Yes, it is a wonderful time of the year. As I sit here I can reminisce about holidays from years past when the holidays were really exciting for me. All we kids could think about at that time was no school, presents, decorating the house and the tree, and the fun we would have along with the great meal we were going to have on that big day.
Back then we didn’t have shopping malls. We had a downtown where all of the department stores were located. The holidays would start off with a big parade going down 5th avenue right after Halloween was over. It was a very busy and happy time for most of us, even though we still had some time to go for the big day. So many people would be walking in the downtown area that you could hardly walk down the street in front of the stores. We didn’t have internet shopping at that time, in fact, we didn’t even have internet. We didn’t even have computers. Computers were a foreign term to most of us. Although we did have T.V.s then, they were still pretty rare. Only a couple of families on your block might have one. When the thanksgiving day parade came on T.V. most of us did not get to see it, and we had no idea what it looked like in color.
Being winter in a steel town was quite memorable in many ways. As kids, we didn’t have very much of our own money, but we knew we still had to get Christmas presents to give, especially for our parents if no one else. We had ways to make some money but none were great. One thing we did as young kids to earn money was to shovel coal for people in the neighborhood. Everyone had coal furnaces at that time and very few people could afford to make the switch to gas. Everyone ordered a truckload of coal to be delivered when their supply was getting low. We walked the neighborhood with a coal shovel on our shoulders, knocking on doors and asking people if they needed someone to shovel their coal. Since it was a hard dirty job that no one really wanted to do themselves, they usually let us do the job. We were usually paid a nickel or a dime when the job was complete. Sometimes we were pleasantly surprised and happy when people would give us a whole quarter. Homes at that time all had a basement window that you had to put the coal through. Once you put the coal through the window it fell onto the basement floor and someone had to move it around into a big pile that wouldn’t block the window so we could get more coal in the basement. It was not easy to get the coal through the window either. We would all have a hammer and possibly a chisel in order to break up some of the larger pieces of coal to make it fit through the window. It was not easy work for a kid, but we all did it. Sometimes on a good day after we earned our money we would often take a portion of our earnings and go to the candy store and buy a soda and chips and put the rest of our money in out secret hiding place to save for Christmas presents. We couldn’t wait for it to snow for more than one reason. We all loved to go sled riding and to play in the snow. Another reason we wanted it to snow was so we could earn some money by shoveling peoples walks. Shoveling snow was a routine similar to shoveling coal except there was no window, and you could earn more money because you could get more walks done in the same amount of time and make a little bit more even though many people were only willing to pay a little less for snow shoveling compared to coal shoveling.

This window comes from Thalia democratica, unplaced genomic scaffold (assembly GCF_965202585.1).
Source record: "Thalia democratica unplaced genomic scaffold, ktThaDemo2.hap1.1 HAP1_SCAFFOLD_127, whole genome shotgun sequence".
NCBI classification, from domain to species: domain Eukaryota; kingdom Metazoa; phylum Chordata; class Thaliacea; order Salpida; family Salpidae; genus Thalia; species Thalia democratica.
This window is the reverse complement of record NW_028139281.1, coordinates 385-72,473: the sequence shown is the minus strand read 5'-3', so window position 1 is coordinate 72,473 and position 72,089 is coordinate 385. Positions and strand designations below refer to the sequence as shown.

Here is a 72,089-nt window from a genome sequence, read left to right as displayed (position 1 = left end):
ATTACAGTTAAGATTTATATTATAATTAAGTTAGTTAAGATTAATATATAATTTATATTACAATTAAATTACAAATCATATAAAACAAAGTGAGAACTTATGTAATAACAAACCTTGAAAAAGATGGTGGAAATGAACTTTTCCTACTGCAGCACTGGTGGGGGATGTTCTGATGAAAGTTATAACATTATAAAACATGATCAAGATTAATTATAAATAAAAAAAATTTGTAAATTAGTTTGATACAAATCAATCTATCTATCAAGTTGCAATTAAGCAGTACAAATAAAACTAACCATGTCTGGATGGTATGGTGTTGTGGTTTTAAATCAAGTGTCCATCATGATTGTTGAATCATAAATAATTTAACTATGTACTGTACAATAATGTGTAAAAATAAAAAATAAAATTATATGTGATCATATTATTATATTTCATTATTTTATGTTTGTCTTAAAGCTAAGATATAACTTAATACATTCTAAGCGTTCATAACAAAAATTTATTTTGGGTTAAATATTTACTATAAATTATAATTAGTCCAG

There were other things that were different then compared to now. One of my most significant memories about this time of the year were the smells. There were many smells in the air that we almost never smell today, one of them being the smell of coal being burned in almost every house. It was a good smell but also a very bad one. I’m sure all of the coal smoke in the air was not really good for our lungs. Sometimes it would even make you choke and cough when you had to go outside. It was also a very dry heat. We would place aluminum pie pans filled with water in front of our vents just to keep from drying out our skin and bodies. One unforgettable smell for me was the odor that came from the mills, especially the smell of sulfur. Sulfur has an unpleasant odor, and once you smell it you won’t ever forget it. Even though it was not a pleasant smell. I miss it to this day.
Some of the other things I can remember vividly are colors. It seemed that all clouds and snow were not white. Even though we knew most clouds and snow were supposed to be white, but they for the most part were either red or brown. We never seemed to get a lot of sun, and the sky was overcast most of the time, and the clouds were brown. The snow always had a brown coating on top, except for the snow on the streets which was always black and brown. The black came from the cinders that trucks spread out on the streets to make it easier to drive in, and give cars a little traction. You always knew when a vehicle was approaching because you could hear the loud clanking of their tire chains on the brick streets. This was important because we were sledding on the streets. I hope this stirs up some great memories for you.
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